So, he wasn’t actually in PAX, but he wanted the public to play his game and his office is across the street from Benaroya Royal Hall, right in the conventions gravity well. He was able to use the PAX pull to grab a few of the attendees for himself using some homemade sandwich boards, laminated posters and his girlfriend asking people to come up and play his game.

“We had about 100 people come in that day,” Nevala said. “The feedback that we got was pretty good.”

He said the validation he got from people made him feel like he was on the right track and all he needed to do was keep polishing the game and making it better.

Tip #7: Inspiration is Everywhere

During the PAX-adjacent showcase in his office, a little girl about 8-years old wanted to play the game.

“Does it have fairies?” She asked.

“No, no fairies,” Nevala told her.

“What about unicorns?”

“No, no unicorns either. It’s kind of a dark and scary game,” he said.

Players trying out the VR and motion controls during PAX 2015. (Photo: courtesy Wobbly Duck Studios)

Still, the girl wanted to try it. She put on the VR headset and loaded in. LIke everyone else that day, she was awestruck by the virtual world that surrounded her. She gleefully looked around the star-filled sky and atmospheric forest.

Until she saw the first zombie come shambling toward her. That’s when she started crying and ripped the (expensive) headset off and ran to her mom.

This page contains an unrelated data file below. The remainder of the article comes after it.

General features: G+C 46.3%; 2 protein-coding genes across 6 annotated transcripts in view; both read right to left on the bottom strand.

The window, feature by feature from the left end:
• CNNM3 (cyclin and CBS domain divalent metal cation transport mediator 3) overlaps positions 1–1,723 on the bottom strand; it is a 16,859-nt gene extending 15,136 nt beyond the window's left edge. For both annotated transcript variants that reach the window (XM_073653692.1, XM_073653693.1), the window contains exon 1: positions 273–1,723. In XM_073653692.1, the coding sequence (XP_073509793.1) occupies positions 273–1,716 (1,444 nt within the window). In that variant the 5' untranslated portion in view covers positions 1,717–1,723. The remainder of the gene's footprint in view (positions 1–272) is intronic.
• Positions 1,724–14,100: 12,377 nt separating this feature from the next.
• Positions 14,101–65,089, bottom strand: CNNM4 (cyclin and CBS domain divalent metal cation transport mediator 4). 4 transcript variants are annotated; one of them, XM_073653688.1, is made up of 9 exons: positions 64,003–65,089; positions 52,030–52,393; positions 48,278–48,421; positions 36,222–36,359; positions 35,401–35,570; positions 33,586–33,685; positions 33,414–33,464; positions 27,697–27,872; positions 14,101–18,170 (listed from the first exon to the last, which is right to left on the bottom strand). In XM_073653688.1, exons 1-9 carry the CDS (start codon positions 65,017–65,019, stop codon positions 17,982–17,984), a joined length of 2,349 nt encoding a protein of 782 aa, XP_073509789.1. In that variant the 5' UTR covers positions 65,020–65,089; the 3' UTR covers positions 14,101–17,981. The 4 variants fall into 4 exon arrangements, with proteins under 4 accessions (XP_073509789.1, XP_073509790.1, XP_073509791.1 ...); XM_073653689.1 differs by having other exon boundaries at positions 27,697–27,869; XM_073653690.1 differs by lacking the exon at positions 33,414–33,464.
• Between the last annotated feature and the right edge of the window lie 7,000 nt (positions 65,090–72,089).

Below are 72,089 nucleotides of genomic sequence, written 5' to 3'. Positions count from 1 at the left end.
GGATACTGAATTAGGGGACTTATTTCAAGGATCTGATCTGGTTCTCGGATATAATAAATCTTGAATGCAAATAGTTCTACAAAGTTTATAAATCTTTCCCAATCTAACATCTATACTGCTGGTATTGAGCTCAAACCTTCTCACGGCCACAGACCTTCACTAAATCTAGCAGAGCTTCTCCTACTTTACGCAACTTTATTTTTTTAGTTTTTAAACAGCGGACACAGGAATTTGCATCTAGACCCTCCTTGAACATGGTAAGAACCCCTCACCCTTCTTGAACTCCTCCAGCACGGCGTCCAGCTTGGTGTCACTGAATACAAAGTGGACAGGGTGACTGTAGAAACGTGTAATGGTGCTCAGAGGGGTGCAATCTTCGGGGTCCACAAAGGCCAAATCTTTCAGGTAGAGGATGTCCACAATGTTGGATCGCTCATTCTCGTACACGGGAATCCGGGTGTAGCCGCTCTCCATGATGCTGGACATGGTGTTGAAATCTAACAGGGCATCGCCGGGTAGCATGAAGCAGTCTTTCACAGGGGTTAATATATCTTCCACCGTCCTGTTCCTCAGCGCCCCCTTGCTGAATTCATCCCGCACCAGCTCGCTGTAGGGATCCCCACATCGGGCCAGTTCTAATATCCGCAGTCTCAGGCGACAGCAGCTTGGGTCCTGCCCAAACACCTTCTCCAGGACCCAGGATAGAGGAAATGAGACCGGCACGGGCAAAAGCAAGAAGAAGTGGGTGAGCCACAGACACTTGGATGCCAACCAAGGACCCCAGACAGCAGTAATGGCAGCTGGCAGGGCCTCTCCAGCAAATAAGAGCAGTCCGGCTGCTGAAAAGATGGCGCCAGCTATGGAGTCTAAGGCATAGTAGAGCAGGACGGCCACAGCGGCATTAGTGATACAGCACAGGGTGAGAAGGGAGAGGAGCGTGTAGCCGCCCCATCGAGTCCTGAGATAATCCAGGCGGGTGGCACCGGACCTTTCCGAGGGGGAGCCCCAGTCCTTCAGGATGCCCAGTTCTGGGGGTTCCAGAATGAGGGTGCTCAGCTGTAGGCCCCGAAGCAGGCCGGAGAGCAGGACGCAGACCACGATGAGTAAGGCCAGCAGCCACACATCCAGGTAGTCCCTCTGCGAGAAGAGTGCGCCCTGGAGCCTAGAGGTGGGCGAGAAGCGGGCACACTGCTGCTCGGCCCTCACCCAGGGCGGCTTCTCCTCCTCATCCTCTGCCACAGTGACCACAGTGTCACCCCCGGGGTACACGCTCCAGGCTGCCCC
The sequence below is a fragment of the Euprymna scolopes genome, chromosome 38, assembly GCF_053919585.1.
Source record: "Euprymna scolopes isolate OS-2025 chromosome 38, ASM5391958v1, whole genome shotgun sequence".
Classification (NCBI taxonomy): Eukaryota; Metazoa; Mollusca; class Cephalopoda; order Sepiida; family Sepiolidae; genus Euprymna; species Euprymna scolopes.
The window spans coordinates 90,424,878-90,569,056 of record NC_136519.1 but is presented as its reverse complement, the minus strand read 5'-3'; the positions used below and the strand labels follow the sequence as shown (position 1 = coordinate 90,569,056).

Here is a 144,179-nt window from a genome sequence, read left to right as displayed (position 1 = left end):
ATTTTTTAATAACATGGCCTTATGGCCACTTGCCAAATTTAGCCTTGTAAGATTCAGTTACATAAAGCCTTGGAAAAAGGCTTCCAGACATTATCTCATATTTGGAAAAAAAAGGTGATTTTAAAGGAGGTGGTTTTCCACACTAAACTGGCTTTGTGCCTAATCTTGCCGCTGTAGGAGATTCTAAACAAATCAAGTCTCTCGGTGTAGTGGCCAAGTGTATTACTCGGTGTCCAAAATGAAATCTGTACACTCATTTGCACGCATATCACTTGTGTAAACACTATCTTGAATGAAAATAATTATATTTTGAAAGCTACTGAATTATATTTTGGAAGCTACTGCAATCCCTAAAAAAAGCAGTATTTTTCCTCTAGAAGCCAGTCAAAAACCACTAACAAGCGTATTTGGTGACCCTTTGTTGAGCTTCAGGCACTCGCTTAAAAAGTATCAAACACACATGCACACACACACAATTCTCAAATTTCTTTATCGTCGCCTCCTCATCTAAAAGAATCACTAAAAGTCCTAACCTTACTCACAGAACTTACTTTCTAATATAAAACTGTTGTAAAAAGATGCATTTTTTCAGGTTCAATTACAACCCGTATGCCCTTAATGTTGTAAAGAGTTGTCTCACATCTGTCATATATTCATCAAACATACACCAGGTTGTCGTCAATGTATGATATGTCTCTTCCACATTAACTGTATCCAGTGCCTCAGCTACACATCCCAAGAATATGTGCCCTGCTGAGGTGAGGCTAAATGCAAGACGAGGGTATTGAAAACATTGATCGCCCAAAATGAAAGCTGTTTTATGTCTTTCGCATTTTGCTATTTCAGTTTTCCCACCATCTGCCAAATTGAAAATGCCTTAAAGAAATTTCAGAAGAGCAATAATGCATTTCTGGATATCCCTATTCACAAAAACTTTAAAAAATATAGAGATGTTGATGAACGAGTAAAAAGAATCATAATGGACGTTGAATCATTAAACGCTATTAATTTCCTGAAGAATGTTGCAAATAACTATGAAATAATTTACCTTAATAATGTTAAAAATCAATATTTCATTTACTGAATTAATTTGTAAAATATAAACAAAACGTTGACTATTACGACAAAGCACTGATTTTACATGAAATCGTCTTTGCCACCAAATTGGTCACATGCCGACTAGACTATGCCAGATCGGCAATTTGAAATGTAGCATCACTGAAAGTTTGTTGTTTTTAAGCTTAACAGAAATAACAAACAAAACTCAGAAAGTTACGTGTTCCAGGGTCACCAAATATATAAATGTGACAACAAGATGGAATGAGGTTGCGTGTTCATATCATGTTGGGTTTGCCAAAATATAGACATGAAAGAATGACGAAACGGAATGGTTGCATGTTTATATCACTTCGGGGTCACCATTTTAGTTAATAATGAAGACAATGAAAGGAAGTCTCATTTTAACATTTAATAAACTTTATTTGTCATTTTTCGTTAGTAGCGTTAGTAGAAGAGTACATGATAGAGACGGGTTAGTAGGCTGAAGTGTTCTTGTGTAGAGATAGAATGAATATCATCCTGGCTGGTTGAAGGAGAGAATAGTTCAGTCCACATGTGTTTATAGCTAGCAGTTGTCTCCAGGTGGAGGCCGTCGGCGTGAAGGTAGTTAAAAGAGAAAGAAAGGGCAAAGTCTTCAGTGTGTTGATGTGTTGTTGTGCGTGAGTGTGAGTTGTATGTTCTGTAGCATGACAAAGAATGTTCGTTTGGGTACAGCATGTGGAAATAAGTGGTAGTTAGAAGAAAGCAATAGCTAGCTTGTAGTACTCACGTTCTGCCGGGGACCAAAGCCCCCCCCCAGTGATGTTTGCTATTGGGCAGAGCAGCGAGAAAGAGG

An embarrassing moment for some but Nevala thought it was a moment to rethink how he was going to make his game.

“The original game was supposed to be about this red wizard using elemental magic but for this little girl, I want to make a game that she would be happy playing,” he said. “Something totally not violent. So the next series, if I get that far, is going to be about a sorceress of light who uses diplomacy and peaceful magic to bring peace to the world.”

Even gameplay mechanics can be inspired by everyday events. One of Spellbound’s more innovative features is locomotion. Instead of using teleportation or a trackpad, the wizard is controlled by the player swinging their arms back and forth.

“I can’t have people teleporting away from the zombies,” Nevala said. “That would completely negate the fear factor. I needed something that felt natural and didn’t break the game mechanics.”

After about a month of brainstorming a locomotion system, Nevala was walking to work and he noticed he was swinging his arms as he walked.

“That became the stroke of genius moment for me,” he said. “I spent about a month trying to make that work. It was challenging because people walk forward based on where their hips are facing, not their heads. It was difficult making the system work in VR, about 3 weeks of design challenge to discover and overcome.”

Tip #8: You Might Fail and Fail Hard.